** This is the first of a two-part article series. It explores the historical wound of the Crusades and the West’s persistence in reopening it. The second part will examine how Western media attributes Radicalism to Islamic politics ignoring the Nihilist element.
Of all the modern western countries, France has endured the most intense violence attributed to Islamic fundamentalism, often described rather thoughtlessly as jihadism. From the Charlie Hebdo headquarters attack in 2015 to the Bataclan Club in Paris, and then Nice, Toulouse, and Paris again more recently with the beheadings of a schoolteacher and also an elderly woman in a church in Nice, the list of attacks over the past few years is long. And attacks are bound to continue.
But why has France attracted so much extremist violence? Without approaching the problem from a postmodern perspective of Western guilt, let alone justifying the violence, exploring the potential reasons for the phenomenon of terrorism in France is the best way to discourage it.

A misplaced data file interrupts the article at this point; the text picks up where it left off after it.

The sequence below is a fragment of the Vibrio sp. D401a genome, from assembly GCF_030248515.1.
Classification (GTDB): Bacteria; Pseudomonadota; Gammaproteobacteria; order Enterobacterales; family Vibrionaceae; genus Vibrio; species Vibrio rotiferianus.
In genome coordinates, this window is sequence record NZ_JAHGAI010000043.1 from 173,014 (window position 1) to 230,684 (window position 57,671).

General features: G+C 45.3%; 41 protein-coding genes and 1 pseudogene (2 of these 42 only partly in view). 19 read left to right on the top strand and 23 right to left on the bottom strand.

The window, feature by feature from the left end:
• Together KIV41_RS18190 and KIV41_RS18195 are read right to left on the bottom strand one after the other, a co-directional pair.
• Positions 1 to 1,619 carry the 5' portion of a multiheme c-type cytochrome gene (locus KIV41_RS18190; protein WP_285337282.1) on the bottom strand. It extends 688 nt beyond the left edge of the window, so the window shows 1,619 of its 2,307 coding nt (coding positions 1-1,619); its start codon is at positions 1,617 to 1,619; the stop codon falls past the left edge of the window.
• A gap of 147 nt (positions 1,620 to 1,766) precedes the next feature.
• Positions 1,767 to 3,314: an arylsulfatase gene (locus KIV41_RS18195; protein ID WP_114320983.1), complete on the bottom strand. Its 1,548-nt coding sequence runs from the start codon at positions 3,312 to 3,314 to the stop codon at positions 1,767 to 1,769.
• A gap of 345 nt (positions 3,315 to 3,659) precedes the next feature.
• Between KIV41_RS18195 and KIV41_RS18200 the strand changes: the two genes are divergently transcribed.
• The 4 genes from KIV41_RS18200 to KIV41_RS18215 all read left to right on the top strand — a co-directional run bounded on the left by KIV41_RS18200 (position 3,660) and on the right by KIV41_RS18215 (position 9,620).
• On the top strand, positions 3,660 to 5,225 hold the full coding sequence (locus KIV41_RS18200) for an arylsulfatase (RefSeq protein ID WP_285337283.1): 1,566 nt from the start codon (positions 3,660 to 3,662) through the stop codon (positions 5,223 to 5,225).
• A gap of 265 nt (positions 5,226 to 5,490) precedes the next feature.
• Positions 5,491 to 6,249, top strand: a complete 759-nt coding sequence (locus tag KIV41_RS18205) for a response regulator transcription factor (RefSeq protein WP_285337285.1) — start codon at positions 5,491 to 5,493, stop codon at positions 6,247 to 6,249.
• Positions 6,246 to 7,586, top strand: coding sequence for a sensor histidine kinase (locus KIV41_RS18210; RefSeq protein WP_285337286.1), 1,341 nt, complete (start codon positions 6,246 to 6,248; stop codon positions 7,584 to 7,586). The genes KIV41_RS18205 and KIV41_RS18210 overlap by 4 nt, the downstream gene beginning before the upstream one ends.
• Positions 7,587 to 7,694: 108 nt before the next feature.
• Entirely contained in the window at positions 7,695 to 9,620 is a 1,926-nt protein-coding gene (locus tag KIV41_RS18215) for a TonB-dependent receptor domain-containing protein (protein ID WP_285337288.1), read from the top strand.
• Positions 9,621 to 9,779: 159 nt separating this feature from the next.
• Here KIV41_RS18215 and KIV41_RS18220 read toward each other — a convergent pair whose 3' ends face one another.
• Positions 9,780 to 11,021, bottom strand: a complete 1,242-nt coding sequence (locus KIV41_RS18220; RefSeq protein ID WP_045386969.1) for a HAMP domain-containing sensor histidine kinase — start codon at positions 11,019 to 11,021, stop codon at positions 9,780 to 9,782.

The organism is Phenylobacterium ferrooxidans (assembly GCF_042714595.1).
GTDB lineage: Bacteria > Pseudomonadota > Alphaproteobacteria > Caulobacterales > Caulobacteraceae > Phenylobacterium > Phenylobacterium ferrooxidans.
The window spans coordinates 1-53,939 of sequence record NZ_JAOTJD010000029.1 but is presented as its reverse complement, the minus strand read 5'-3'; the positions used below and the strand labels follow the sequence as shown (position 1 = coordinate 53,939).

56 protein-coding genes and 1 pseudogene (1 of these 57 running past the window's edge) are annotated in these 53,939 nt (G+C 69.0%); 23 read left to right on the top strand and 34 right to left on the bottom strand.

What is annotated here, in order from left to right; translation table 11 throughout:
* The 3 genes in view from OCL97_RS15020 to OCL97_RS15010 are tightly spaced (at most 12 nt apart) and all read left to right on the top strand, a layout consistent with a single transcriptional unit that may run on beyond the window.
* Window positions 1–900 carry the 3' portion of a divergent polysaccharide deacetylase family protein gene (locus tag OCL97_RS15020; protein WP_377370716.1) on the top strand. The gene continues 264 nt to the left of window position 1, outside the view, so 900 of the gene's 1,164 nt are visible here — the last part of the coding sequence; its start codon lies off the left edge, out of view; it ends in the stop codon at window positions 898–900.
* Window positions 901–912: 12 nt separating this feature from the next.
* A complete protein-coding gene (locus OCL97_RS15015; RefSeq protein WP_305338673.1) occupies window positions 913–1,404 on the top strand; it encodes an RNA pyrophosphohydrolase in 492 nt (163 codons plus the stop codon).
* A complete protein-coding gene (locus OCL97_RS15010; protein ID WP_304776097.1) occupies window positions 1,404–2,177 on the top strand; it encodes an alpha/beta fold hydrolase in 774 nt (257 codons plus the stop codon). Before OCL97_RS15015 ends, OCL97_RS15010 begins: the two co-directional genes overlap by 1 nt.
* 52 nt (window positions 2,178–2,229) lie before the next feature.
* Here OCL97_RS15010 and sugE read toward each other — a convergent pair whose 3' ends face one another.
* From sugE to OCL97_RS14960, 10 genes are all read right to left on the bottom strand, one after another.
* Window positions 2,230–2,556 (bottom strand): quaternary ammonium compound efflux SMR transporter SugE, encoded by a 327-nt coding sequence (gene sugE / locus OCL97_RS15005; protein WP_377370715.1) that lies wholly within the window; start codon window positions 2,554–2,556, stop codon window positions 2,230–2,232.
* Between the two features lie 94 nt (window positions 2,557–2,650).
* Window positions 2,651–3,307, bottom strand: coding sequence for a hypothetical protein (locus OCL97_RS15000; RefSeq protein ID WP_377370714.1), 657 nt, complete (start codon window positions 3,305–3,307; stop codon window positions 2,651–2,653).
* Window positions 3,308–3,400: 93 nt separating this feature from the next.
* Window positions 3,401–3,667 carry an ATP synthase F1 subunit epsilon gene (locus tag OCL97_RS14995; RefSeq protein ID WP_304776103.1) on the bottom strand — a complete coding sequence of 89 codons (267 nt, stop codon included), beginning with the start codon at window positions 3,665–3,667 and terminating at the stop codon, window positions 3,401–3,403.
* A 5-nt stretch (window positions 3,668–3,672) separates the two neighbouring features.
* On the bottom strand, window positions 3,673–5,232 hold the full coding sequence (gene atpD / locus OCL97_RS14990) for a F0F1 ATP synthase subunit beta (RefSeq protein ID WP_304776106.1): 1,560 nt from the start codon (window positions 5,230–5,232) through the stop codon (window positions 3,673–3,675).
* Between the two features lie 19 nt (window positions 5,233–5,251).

Over the past decade, France has experienced a series of terrorist attacks attributed to radical Islam, which has claimed dozens of lives, prompting an intellectual and political debate to understand the rationale behind them. The debate has become more intense recently because on September 1, the trial of 14 defendants in the case of the Charlie Hebdo attack (which took place on January 7, 2015) began. More significantly, to mark the occasion, the satirical Parisian publication’s editors decided to re-publish the very caricatures of the Prophet Muhammad that had unleashed the anger and controversy.
Unfortunately, the re-publication of the “Muhammad vignettes” has been blamed for inspiring at least two episodes of deadly attacks.